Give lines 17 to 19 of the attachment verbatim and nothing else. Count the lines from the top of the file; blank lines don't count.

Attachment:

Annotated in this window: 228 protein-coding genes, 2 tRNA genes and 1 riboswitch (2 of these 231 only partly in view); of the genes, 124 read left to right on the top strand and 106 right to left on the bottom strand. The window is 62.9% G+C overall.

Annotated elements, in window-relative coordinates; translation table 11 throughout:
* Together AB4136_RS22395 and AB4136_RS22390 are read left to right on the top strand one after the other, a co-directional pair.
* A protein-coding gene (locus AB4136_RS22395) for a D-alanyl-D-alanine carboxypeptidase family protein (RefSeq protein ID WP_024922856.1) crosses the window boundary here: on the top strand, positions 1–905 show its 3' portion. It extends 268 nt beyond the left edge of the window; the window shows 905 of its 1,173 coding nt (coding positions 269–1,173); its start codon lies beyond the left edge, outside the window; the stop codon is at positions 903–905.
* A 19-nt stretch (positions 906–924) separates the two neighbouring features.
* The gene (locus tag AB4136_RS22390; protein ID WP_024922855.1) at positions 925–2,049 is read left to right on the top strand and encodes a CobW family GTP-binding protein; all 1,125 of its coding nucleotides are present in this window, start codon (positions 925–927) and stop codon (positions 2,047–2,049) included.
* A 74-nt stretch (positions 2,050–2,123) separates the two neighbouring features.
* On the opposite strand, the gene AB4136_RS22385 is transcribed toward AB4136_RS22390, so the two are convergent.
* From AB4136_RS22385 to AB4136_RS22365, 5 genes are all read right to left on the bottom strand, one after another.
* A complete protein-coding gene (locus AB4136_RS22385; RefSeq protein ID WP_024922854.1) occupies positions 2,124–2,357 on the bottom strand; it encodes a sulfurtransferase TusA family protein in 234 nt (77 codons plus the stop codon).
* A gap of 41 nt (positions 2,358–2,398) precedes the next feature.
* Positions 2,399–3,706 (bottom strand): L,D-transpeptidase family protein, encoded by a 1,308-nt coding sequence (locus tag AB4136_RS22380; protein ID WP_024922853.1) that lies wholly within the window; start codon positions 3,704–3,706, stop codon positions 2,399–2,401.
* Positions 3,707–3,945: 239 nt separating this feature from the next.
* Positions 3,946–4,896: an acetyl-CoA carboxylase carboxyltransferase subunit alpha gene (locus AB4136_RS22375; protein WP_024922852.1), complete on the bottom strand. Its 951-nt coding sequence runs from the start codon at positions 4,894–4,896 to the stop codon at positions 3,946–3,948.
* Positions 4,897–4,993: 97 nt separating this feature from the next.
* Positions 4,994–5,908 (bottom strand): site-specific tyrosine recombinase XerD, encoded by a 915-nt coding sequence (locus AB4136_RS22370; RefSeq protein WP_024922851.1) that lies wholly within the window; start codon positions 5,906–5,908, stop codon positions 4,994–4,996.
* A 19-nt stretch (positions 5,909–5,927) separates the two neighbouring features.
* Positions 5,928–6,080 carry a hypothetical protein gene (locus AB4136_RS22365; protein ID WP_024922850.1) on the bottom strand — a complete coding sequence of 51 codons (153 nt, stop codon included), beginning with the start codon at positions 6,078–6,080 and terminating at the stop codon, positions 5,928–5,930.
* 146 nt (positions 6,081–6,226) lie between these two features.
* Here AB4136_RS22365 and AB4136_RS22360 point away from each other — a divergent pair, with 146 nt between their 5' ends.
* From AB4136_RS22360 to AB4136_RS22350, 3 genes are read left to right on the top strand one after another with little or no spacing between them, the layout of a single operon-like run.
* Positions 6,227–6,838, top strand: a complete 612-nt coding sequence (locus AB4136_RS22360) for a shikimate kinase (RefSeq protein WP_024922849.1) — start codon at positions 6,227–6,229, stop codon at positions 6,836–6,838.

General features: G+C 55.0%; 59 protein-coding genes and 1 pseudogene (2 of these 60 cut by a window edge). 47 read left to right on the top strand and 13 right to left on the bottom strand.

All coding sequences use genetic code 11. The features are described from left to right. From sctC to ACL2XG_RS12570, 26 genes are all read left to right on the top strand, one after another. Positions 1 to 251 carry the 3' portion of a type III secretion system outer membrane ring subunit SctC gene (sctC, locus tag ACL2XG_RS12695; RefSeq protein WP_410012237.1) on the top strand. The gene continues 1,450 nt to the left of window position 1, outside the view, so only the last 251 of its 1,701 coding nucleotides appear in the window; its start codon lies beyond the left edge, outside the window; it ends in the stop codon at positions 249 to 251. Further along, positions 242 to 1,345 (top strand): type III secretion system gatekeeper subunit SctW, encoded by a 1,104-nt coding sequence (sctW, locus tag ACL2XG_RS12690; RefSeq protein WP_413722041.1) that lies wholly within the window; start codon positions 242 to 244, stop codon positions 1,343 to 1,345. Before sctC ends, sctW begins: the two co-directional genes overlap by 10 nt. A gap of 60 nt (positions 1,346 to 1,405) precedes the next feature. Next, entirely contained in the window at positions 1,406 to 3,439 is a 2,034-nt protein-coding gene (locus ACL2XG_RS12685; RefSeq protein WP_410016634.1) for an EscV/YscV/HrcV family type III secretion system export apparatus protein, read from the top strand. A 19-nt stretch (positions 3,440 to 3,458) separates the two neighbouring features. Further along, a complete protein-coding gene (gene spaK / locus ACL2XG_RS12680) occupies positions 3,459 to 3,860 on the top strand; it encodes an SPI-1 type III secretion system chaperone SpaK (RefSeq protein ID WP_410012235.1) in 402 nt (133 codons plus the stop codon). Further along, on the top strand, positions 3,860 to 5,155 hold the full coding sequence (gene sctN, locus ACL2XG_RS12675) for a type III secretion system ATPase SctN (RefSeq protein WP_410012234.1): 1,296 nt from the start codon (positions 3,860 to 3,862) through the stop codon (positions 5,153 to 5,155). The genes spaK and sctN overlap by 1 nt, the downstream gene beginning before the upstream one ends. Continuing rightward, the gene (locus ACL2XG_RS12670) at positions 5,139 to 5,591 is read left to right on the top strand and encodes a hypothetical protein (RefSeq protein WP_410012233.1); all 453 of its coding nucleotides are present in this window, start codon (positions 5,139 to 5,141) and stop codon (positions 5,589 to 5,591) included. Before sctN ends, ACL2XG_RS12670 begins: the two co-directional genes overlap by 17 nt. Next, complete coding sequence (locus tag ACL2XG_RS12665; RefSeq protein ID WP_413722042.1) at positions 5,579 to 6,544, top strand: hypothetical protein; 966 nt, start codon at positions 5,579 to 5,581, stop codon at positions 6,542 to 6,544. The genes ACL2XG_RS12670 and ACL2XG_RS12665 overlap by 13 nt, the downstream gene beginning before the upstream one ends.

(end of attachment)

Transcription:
* A 19-nt stretch (positions 5,909–5,927) separates the two neighbouring features.
* Positions 5,928–6,080 carry a hypothetical protein gene (locus AB4136_RS22365; protein ID WP_024922850.1) on the bottom strand — a complete coding sequence of 51 codons (153 nt, stop codon included), beginning with the start codon at positions 6,078–6,080 and terminating at the stop codon, positions 5,928–5,930.
* 146 nt (positions 6,081–6,226) lie between these two features.